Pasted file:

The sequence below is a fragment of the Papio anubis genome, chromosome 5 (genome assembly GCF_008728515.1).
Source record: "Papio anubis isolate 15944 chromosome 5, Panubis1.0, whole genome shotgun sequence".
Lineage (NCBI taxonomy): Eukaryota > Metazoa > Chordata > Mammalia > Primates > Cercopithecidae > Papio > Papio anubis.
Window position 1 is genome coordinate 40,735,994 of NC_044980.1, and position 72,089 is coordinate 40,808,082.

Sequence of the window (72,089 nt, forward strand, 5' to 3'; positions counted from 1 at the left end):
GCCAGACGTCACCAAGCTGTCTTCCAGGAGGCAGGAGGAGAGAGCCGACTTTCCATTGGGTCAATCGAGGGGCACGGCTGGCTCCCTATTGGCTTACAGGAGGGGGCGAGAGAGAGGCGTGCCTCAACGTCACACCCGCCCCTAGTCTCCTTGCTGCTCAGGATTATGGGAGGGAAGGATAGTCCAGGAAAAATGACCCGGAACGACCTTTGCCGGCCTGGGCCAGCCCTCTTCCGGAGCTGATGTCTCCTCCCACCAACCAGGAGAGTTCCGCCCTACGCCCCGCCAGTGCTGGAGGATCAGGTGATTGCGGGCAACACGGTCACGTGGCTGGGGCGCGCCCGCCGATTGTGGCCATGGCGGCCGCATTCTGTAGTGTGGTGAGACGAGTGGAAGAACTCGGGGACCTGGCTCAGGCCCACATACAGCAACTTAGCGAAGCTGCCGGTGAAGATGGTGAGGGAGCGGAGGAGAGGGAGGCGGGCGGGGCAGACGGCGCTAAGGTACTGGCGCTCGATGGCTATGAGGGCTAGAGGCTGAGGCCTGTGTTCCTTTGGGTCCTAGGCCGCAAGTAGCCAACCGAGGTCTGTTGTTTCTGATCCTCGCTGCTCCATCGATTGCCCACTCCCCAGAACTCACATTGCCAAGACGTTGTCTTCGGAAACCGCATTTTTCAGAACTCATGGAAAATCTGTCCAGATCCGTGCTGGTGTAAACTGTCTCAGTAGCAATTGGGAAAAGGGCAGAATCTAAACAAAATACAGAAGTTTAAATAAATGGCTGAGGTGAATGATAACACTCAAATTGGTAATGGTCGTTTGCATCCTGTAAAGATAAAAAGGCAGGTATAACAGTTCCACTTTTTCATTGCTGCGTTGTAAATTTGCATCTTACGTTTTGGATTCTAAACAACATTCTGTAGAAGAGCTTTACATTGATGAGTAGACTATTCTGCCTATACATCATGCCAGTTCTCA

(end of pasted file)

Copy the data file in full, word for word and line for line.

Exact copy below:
The sequence below is a fragment of the Papio anubis genome, chromosome 5 (genome assembly GCF_008728515.1).
Source record: "Papio anubis isolate 15944 chromosome 5, Panubis1.0, whole genome shotgun sequence".
Lineage (NCBI taxonomy): Eukaryota > Metazoa > Chordata > Mammalia > Primates > Cercopithecidae > Papio > Papio anubis.
Window position 1 is genome coordinate 40,735,994 of NC_044980.1, and position 72,089 is coordinate 40,808,082.

Sequence of the window (72,089 nt, forward strand, 5' to 3'; positions counted from 1 at the left end):
GCCAGACGTCACCAAGCTGTCTTCCAGGAGGCAGGAGGAGAGAGCCGACTTTCCATTGGGTCAATCGAGGGGCACGGCTGGCTCCCTATTGGCTTACAGGAGGGGGCGAGAGAGAGGCGTGCCTCAACGTCACACCCGCCCCTAGTCTCCTTGCTGCTCAGGATTATGGGAGGGAAGGATAGTCCAGGAAAAATGACCCGGAACGACCTTTGCCGGCCTGGGCCAGCCCTCTTCCGGAGCTGATGTCTCCTCCCACCAACCAGGAGAGTTCCGCCCTACGCCCCGCCAGTGCTGGAGGATCAGGTGATTGCGGGCAACACGGTCACGTGGCTGGGGCGCGCCCGCCGATTGTGGCCATGGCGGCCGCATTCTGTAGTGTGGTGAGACGAGTGGAAGAACTCGGGGACCTGGCTCAGGCCCACATACAGCAACTTAGCGAAGCTGCCGGTGAAGATGGTGAGGGAGCGGAGGAGAGGGAGGCGGGCGGGGCAGACGGCGCTAAGGTACTGGCGCTCGATGGCTATGAGGGCTAGAGGCTGAGGCCTGTGTTCCTTTGGGTCCTAGGCCGCAAGTAGCCAACCGAGGTCTGTTGTTTCTGATCCTCGCTGCTCCATCGATTGCCCACTCCCCAGAACTCACATTGCCAAGACGTTGTCTTCGGAAACCGCATTTTTCAGAACTCATGGAAAATCTGTCCAGATCCGTGCTGGTGTAAACTGTCTCAGTAGCAATTGGGAAAAGGGCAGAATCTAAACAAAATACAGAAGTTTAAATAAATGGCTGAGGTGAATGATAACACTCAAATTGGTAATGGTCGTTTGCATCCTGTAAAGATAAAAAGGCAGGTATAACAGTTCCACTTTTTCATTGCTGCGTTGTAAATTTGCATCTTACGTTTTGGATTCTAAACAACATTCTGTAGAAGAGCTTTACATTGATGAGTAGACTATTCTGCCTATACATCATGCCAGTTCTCA